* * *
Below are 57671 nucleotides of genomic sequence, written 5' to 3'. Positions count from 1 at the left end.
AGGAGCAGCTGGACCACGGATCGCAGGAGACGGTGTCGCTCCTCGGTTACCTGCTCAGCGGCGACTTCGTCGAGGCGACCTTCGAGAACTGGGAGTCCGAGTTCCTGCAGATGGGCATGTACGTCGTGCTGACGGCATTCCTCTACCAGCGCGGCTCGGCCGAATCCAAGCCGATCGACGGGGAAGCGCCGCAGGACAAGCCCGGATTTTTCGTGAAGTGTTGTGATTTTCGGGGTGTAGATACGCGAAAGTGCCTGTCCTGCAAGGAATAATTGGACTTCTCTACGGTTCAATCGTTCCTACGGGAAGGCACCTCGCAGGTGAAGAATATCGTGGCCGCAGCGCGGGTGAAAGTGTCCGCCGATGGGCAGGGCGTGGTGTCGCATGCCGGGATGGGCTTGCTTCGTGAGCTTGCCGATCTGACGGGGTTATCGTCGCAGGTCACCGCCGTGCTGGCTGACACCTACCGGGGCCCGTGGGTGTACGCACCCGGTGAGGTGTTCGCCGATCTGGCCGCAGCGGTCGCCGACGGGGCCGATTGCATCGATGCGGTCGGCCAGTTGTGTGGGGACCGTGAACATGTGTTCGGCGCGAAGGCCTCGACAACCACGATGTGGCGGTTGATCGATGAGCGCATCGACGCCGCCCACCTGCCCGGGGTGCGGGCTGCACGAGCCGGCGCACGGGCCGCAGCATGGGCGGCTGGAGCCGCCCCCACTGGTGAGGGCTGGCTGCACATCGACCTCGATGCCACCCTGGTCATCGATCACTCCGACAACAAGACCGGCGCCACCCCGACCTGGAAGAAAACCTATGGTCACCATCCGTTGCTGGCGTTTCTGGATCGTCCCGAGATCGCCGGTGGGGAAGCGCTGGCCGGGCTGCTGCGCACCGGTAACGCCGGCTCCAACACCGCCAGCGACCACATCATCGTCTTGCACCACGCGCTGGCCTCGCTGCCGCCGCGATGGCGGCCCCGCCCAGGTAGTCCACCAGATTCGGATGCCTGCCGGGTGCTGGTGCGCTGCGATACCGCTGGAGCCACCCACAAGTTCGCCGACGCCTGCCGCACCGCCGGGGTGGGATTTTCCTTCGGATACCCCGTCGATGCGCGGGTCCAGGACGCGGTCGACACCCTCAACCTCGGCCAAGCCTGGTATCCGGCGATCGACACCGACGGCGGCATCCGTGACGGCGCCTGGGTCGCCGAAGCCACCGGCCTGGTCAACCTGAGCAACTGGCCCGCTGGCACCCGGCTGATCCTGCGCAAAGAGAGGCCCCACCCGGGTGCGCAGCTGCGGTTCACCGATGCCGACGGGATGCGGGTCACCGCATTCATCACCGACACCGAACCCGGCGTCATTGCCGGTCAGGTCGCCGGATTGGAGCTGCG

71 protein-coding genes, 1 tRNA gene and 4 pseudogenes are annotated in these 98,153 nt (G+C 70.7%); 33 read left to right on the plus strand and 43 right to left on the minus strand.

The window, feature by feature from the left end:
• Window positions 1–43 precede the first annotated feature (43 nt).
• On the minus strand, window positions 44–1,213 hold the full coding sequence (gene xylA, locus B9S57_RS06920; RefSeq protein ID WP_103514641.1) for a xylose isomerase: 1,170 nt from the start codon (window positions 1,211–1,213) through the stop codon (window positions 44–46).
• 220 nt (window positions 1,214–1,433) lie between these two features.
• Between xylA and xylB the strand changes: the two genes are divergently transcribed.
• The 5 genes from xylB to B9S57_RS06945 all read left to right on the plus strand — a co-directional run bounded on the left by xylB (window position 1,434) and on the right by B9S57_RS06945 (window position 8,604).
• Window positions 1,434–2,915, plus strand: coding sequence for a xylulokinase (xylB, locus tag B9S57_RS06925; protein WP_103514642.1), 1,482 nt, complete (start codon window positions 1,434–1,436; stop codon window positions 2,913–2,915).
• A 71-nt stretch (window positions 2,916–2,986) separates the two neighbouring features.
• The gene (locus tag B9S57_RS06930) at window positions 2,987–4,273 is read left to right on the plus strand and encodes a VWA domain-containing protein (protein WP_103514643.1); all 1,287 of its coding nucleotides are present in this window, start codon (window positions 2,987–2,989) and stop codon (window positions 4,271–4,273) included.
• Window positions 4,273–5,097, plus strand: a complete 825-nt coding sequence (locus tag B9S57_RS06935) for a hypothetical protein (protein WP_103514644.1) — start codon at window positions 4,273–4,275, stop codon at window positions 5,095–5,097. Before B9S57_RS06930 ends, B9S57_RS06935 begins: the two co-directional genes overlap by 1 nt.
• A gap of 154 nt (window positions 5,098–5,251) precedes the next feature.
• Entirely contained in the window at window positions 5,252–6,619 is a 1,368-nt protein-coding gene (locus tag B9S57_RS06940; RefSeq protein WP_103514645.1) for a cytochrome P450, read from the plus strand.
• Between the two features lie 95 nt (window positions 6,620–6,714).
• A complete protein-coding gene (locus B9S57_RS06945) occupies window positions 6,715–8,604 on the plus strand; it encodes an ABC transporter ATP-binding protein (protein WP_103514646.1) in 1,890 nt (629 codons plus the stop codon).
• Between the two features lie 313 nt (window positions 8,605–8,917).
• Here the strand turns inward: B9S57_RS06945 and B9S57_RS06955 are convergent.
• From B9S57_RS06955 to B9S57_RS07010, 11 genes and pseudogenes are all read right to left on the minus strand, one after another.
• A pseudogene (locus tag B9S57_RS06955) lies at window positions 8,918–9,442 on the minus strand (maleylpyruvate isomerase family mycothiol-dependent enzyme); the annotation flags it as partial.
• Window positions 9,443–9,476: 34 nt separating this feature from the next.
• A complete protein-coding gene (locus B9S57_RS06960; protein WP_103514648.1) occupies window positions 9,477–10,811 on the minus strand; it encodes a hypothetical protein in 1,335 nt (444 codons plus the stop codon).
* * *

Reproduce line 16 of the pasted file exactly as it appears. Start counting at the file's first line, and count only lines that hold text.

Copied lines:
• Between the two features lie 95 nt (window positions 6,620–6,714).